Over the past few years, Ethan Hawke has seamlessly assumed the role of the “cool dad,” the progressive, foul-mouthed, nomadic, chain-smoking father who introduces young people to The White Album after they profess their love for Abbey Road. To be clear, Hawke is brilliant at playing this character—one who, deep down, is a good guy still trying to get his act together at 40. Offscreen, Hawke doesn’t seem nearly so rudderless. Aside from his prolific work as an actor (the Before Sunrise series, Boyhood, Sinister, The Purge), the Austin, Texas native has written two novels, and adapted one into the 2006 film The Hottest State; he’s also directed the 2001 anthology Chelsea Walls, and collaborated on the scripts for Richard Linklater’s Before movies. His latest directorial project is Seymour: An Introduction, an insightful, stirring documentary about renowned pianist Seymour Bernstein. In a brisk 80 minutes, the movie becomes something more than a portrait of an artist. With Bernstein, Hawke has found a mentor, and their dialogue, this ongoing conversation about art, life, and everything in between, fuels the movie with poignancy and warmth.
The Dissolve: This project came out of the deceptively simple question, “Why do I do what I do?” Now that the film is done, have you found an answer?
Ethan Hawke: Well, you know, in the context of the movie, it’s another way of saying simply the dumbest and oldest question in the world, which is, “Who am I?” One of the things I was hypnotized by with Seymour is that he actually has an answer for that question, which is this notion that our identity is revealed to us through our gifts, and that whatever gifts we might possess, wherever our talent might lie in this life, in expanding it, we get closer to ourselves, and we get closer to the best part of ourselves. I’d never really heard it articulated that simply before, in that good things do generally happen to us when we work closely doing things we love—when we work with discipline and hard work. It was kind of wonderful to have such a succinct answer, and not some kind of elaborate algebra scheme of what you’re supposed to do.
The Dissolve: When it came to the intersection of life and art, Seymour also said, “Music and life will interact in a never-ending cycle of fulfillment.” Have you found that to be your experience in writing, acting, directing?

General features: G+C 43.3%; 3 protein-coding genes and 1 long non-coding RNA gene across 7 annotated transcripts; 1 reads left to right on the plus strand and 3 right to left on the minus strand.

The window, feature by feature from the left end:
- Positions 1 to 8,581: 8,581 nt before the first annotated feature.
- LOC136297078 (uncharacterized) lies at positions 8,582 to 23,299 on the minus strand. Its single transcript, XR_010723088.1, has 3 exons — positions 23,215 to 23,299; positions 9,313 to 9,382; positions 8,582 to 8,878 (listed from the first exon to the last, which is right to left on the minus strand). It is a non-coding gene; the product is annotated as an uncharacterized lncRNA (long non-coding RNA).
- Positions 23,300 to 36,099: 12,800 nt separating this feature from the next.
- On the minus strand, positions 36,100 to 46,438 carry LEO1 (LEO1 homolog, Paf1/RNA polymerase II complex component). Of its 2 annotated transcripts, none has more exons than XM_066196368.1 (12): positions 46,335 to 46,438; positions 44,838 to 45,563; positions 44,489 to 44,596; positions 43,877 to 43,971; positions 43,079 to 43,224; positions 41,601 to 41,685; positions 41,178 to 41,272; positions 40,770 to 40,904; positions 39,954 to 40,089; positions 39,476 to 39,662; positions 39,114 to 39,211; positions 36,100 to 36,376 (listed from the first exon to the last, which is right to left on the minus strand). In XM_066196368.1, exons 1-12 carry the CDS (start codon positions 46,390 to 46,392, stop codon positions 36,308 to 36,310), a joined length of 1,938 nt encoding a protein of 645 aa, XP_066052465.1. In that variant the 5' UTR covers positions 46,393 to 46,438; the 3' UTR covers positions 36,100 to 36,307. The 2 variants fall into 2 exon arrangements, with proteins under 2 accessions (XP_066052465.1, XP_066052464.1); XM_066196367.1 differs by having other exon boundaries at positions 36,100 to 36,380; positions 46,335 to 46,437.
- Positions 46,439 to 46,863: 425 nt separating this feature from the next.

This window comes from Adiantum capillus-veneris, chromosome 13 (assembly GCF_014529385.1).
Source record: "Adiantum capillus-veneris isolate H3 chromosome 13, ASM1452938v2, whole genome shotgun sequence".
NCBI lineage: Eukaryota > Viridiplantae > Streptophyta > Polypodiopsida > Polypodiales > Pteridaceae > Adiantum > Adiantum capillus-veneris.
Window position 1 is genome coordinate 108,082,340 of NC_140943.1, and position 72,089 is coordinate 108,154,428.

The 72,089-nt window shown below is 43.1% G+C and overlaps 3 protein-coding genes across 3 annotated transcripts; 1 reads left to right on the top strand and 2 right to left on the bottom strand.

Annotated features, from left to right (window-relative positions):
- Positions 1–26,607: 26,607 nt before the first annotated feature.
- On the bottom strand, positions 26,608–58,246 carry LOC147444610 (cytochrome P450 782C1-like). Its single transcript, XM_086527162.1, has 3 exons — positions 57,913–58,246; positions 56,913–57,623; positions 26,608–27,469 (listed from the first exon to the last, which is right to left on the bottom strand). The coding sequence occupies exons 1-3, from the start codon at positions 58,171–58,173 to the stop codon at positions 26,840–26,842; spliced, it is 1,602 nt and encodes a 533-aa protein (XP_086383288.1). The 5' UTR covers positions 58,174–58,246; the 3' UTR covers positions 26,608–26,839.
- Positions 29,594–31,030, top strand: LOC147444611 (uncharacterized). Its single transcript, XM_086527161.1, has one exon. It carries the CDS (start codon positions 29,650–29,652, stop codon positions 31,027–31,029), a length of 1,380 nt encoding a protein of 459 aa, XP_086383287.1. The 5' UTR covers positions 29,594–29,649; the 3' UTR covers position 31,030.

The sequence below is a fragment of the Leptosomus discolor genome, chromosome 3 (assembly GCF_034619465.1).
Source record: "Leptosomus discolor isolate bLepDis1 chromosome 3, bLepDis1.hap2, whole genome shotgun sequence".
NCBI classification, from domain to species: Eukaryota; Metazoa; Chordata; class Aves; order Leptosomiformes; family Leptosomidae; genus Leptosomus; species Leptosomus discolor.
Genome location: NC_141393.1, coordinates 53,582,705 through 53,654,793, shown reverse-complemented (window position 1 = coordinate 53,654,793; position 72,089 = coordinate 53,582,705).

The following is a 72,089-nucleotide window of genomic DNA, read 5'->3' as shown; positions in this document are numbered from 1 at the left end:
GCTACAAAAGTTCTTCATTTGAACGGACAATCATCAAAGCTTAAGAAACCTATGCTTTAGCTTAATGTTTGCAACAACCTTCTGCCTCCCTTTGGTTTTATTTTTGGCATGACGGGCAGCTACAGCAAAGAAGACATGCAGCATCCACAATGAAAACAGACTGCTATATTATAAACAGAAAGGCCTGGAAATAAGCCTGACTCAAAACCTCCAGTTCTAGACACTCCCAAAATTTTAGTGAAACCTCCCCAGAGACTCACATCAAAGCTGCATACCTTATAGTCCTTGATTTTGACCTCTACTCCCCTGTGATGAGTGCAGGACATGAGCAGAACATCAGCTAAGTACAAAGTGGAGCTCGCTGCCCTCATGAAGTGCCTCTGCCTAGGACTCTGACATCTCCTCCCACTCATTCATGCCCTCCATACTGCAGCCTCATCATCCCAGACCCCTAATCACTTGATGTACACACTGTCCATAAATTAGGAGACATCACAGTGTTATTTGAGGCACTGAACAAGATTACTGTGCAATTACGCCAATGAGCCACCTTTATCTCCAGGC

Hawke: I was so moved by this older man. So often, you meet people who are successful in life, and they just seem miserable, or they seem concerned with things that are smaller than you would want them to be concerned with. And I sat down at the dinner party with Seymour, and I felt this huge sense of relief to meet an octogenarian who had dedicated the whole of his life to the arts, and was bubbling and bristling with so much joy. I’ve always, my whole life, tried to chase the attitude or stance of an amateur. Often in the arts, when people start being professional, creativity just dies. And of course it’s a dance—how to be a creative person and pay your bills. There’s always a balance. And one of the things I’ve found incredibly difficult about middle age is the difference between meeting your responsibilities, and idealism, and where they intersect, and where creativity fits into that whole scheme. And some part of it is why I felt so compelled to photograph Seymour Bernstein.
The Dissolve: It seems like you’ve done this dance pretty well throughout your career, even in the films that don’t seem to work.
Hawke: They can’t all work, especially when you have four kids. [Laughs.] Some things in life work out the way we want, and some things just don’t. Sometimes the winds blow in your favor, and sometimes they don’t. It’s an interesting time period we live in, and so much is changing, and the way the arts are expanding so much, and the way the film industry has been completely eaten alive by big business. I was kind of in shock this last year when a movie like Boyhood could actually penetrate the popular culture, when it wasn’t supported by major corporate funding. And it wasn’t made that way. It made me believe again that, “Well, you know what? There are a lot of people out there who are interested, and you can do it.”
The Dissolve: It seems like you and Seymour initially bonded over your stage fright.
Hawke: One of the things that initially drew me to this was that I knew so little about the world of concert pianists. I didn’t know what a huge part of their lives anxiety is. You get one performance at Carnegie Hall, and it’ll be written about for years. Whereas if I go play Macbeth, I’m going to get to do it 67 times. I don’t get to do it once. There’s so much physical control and mental discipline that goes into doing that, playing those pieces well, that I didn’t understand this stress they’re under. It was fascinating to me. It makes perfect sense, of course, but I’d never thought of it like that.
It had been something that was very mysterious to me. I thought the more experience you would have, the more confidence you would have. And in some cases, it’s just not the truth. It’s almost like the more hubris you have, the more confidence you have. It’s easy to be confident in ignorance. But as you start to gain respect for the tradition you’re in, and respect for the audience, respect for people’s time, respect for your art, it becomes daunting. And a young person’s mind is so full of themselves, proving themselves. I remember making my Broadway debut and having not a shred of nerves. I was just so excited and confident. And there I was later on at 40 [Laughs.] and it was just an act of work to get out of my dressing room. I didn’t understand what was happening to me. And when I told Seymour, it made perfect sense to him. This followed a clear logic, and I was not alone. As one feels more and more responsible to their art, it becomes more difficult.